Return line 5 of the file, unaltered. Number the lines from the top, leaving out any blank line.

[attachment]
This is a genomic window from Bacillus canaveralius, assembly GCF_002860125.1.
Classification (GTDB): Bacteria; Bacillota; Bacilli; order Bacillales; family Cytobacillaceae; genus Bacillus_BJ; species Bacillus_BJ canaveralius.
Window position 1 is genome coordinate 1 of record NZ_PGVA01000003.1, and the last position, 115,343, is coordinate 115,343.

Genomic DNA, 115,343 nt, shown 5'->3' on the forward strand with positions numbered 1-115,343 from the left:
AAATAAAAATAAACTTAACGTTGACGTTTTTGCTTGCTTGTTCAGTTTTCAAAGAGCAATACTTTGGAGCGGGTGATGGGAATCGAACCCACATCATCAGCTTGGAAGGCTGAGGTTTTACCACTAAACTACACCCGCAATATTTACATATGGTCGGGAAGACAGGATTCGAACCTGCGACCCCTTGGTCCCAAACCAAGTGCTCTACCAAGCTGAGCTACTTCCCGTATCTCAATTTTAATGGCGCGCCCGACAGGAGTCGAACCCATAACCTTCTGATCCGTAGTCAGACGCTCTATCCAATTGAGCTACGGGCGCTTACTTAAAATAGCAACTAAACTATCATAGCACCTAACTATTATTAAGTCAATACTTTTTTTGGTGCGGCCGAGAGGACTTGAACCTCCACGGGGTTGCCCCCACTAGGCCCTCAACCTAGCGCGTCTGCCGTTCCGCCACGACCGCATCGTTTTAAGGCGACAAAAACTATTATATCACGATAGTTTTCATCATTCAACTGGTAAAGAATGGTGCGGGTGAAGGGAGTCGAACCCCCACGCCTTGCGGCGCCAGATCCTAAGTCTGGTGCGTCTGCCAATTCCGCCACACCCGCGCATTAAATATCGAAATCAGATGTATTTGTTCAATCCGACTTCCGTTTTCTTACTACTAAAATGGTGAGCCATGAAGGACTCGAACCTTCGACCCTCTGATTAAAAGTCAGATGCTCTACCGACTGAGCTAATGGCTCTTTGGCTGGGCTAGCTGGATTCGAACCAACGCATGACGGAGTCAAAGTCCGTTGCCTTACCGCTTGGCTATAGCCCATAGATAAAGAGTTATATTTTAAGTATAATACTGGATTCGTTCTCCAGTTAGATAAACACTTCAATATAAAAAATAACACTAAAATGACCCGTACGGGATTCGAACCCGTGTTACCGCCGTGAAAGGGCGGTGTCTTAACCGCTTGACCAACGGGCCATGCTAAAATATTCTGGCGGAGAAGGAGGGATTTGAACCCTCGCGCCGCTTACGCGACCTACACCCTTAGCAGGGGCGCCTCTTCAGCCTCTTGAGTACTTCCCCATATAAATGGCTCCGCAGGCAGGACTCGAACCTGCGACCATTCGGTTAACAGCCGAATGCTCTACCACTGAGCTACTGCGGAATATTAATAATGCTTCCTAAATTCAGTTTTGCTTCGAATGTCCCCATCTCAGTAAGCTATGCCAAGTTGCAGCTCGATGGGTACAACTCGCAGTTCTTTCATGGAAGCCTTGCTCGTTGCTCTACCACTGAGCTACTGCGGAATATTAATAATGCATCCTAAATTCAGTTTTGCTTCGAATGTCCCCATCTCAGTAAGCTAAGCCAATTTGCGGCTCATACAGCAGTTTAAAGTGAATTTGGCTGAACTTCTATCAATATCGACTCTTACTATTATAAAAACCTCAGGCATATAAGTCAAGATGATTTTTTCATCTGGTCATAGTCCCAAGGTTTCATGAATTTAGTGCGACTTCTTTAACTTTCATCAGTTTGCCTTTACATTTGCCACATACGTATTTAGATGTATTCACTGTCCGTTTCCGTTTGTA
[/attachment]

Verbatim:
AAATAAAAATAAACTTAACGTTGACGTTTTTGCTTGCTTGTTCAGTTTTCAAAGAGCAATACTTTGGAGCGGGTGATGGGAATCGAACCCACATCATCAGCTTGGAAGGCTGAGGTTTTACCACTAAACTACACCCGCAATATTTACATATGGTCGGGAAGACAGGATTCGAACCTGCGACCCCTTGGTCCCAAACCAAGTGCTCTACCAAGCTGAGCTACTTCCCGTATCTCAATTTTAATGGCGCGCCCGACAGGAGTCGAACCCATAACCTTCTGATCCGTAGTCAGACGCTCTATCCAATTGAGCTACGGGCGCTTACTTAAAATAGCAACTAAACTATCATAGCACCTAACTATTATTAAGTCAATACTTTTTTTGGTGCGGCCGAGAGGACTTGAACCTCCACGGGGTTGCCCCCACTAGGCCCTCAACCTAGCGCGTCTGCCGTTCCGCCACGACCGCATCGTTTTAAGGCGACAAAAACTATTATATCACGATAGTTTTCATCATTCAACTGGTAAAGAATGGTGCGGGTGAAGGGAGTCGAACCCCCACGCCTTGCGGCGCCAGATCCTAAGTCTGGTGCGTCTGCCAATTCCGCCACACCCGCGCATTAAATATCGAAATCAGATGTATTTGTTCAATCCGACTTCCGTTTTCTTACTACTAAAATGGTGAGCCATGAAGGACTCGAACCTTCGACCCTCTGATTAAAAGTCAGATGCTCTACCGACTGAGCTAATGGCTCTTTGGCTGGGCTAGCTGGATTCGAACCAACGCATGACGGAGTCAAAGTCCGTTGCCTTACCGCTTGGCTATAGCCCATAGATAAAGAGTTATATTTTAAGTATAATACTGGATTCGTTCTCCAGTTAGATAAACACTTCAATATAAAAAATAACACTAAAATGACCCGTACGGGATTCGAACCCGTGTTACCGCCGTGAAAGGGCGGTGTCTTAACCGCTTGACCAACGGGCCATGCTAAAATATTCTGGCGGAGAAGGAGGGATTTGAACCCTCGCGCCGCTTACGCGACCTACACCCTTAGCAGGGGCGCCTCTTCAGCCTCTTGAGTACTTCCCCATATAAATGGCTCCGCAGGCAGGACTCGAACCTGCGACCATTCGGTTAACAGCCGAATGCTCTACCACTGAGCTACTGCGGAATATTAATAATGCTTCCTAAATTCAGTTTTGCTTCGAATGTCCCCATCTCAGTAAGCTATGCCAAGTTGCAGCTCGATGGGTACAACTCGCAGTTCTTTCATGGAAGCCTTGCTCGTTGCTCTACCACTGAGCTACTGCGGAATATTAATAATGCATCCTAAATTCAGTTTTGCTTCGAATGTCCCCATCTCAGTAAGCTAAGCCAATTTGCGGCTCATACAGCAGTTTAAAGTGAATTTGGCTGAACTTCTATCAATATCGACTCTTACTATTATAAAAACCTCAGGCATATAAGTCAAGATGATTTTTTCATCTGGTCATAGTCCCAAGGTTTCATGAATTTAGTGCGACTTCTTTAACTTTCATCAGTTTGCCTTTACATTTGCCACATACGTATTTAGATGTATTCACTGTCCGTTTCCGTTTGTA